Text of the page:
The cotton gin and rotary printing press and baseball and external combustion steam engines and expanding railroads dominate the pre-Confederation conversation, which is all about the benefit of progress. The student of today wanting Canada to adopt more solar and wind power energy may marvel at the irony of the 19th_century turnaround wherein the commodity to rule the world in 1845, King Cotton, will make way for another king. Technical progress produces the internal combustion engine and predicts the rise of cars and King Oil. But until the closing years of the 19th century, Kings Cotton (and Sugar) give the push to lucrative plantation agricultures, which, though partially mechanized, remain labour intensive.
Like nowhere else except perhaps in Brazil, slavery catches fire in the West Indies and Dixie.
During the last thirty years of the 17th century, England is the world’s biggest slaver. For a nascent Upper Canada in 1793 British Governor John Graves Simcoe outlaws any new slavery where slavery is not yet much of an issue. In Lower Canada, which does allow slaves, the days of human bondage are not over until 1833. That is the year England itself abolishes slavery.
Thirty years later there is a civil war in the United States over states’ rights to have legal access to chattel slaves. Before the outbreak of the American Civil War runaway slaves follow the drinking gourd north to British North America. A growing coterie of American abolitionists works at awakening a nation’s conscience (Douglass, Narrative of the Life of Frederick Douglass, an American Slave 1845; Stowe, Uncle Tom’s Cabin or Life Among the Lowly 1852; Northup, Twelve Years a Slave 1855; Ward, Autobiography of a Fugitive Negro–his anti-slavery labours in the United States & Canada & England 1855; Kemble, Journal of a Residence on a Georgian Plantation in 1838-1839 1863).
“Frances Anne ‘Fanny’ Kemble was a British actress from a theatre family in the early and mid-19th century. She was a well-known and popular writer and abolitionist, whose published works included plays, poetry, eleven volumes of memoirs, travel writing and works about the theatre.”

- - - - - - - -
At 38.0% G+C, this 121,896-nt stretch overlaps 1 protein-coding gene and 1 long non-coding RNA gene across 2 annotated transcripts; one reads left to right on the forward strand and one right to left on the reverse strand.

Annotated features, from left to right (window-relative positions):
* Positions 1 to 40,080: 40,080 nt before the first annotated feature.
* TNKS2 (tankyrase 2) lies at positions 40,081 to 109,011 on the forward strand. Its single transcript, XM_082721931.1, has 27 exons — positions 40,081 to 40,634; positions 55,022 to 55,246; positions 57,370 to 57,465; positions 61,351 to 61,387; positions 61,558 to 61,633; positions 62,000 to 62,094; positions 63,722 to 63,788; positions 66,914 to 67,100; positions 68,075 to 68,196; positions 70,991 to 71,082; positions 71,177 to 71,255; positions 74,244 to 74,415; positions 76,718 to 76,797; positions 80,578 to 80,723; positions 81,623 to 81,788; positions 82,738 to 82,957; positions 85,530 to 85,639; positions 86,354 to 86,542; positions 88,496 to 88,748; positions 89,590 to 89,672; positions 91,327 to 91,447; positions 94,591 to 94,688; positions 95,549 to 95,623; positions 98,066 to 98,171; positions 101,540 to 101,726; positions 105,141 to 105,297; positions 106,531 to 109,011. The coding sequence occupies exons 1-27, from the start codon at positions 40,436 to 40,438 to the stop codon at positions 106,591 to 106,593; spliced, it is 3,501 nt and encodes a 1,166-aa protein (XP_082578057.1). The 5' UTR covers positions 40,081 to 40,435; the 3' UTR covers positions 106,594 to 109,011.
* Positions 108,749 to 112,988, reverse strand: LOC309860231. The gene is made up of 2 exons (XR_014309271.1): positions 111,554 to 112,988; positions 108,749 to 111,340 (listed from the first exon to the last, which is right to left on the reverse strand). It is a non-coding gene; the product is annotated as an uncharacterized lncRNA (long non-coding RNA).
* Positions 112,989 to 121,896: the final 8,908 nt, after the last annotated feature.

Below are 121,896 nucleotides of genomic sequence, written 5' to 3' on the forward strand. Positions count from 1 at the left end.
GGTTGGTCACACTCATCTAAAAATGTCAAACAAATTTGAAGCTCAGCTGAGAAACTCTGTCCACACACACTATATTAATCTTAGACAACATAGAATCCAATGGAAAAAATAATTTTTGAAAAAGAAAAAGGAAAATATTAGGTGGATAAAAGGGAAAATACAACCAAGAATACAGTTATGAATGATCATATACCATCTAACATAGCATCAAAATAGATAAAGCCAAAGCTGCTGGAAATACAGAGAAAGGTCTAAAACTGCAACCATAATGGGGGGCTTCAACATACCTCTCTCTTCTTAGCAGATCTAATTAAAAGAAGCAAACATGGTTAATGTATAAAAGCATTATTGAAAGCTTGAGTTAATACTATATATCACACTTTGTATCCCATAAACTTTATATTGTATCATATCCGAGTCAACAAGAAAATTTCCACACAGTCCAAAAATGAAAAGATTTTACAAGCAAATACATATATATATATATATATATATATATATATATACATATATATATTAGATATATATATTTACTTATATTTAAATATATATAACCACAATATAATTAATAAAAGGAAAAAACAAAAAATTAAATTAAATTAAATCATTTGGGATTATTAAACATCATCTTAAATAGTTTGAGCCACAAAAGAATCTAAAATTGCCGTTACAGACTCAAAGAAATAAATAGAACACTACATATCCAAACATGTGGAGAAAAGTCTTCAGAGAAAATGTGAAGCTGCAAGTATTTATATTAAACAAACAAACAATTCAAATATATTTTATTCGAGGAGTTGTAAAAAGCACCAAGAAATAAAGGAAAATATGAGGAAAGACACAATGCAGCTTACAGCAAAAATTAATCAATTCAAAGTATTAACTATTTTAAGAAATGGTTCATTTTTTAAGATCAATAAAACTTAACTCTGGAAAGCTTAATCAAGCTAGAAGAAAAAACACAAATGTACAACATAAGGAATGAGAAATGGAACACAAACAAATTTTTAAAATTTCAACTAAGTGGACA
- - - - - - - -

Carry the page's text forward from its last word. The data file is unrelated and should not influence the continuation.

Frederick Douglass, Narrative of the Life of Frederick Douglass, an American Slave 1845
But hard-hearted Dixie stands like a rock. Owners demand the return of human property. Slave-snatchers aided by slave-brokers give chase to runaways—all the way into Upper Canada, later Canada West. The Grand River settlement is near Buffalo and not far from Detroit. Genealogist Angela Files says the Six Nations of the Grand River accept America’s fugitives. You will find African Peter and Sarah Johnson living there but an African’s living well in Canada, 1845, is not a social reality.
In reality “living well” is a forever issue.
And modern medicine holds one key. Science and fiction are natural allies—a way for the sophisticated mind (Thompson, Fictional Matter 2016) to examine how and when knowledge is gained.
Fiction documents our strides in medicine and reports whether strides bring/or do not bring healing (Munro, “The Bear came over the Mountain” 2013). In a hundred and seventy years, amazing advances in science occur within western medicine but back then (1845), Indigenous or colonial, you might seek out an Indigenous healer. You would want an Indigenous midwife.
Back then Western medicine is dirty and dangerous and often a death sentence for mother and child. Cholera and typhoid epidemics kill thousands. One may wish to see us return to former power sources in our collective future but in the mid-19th century no pregnant woman and/or no one suffering from a recurrence of malaria or a bout of cholera anticipates a visit from Doctor Rush. 21st-century medicine is the 19th-century’s science fiction brought to life.
False teeth mid 19th century
Dr Benjamin Rush. He became a professor of medical theory and clinical practice at the University of Pennsylvania in 1791, though the quality of his medicine was quite primitive even for the time: he advocated bloodletting for almost any illness, long after its practice had declined.
Scientific discoveries notwithstanding we have science fiction’s most alien world sitting right on our own doorsteps. Looking back four hundred years from the 19th-century we arrive at the quintessence of alien. America (sic), pre 1492.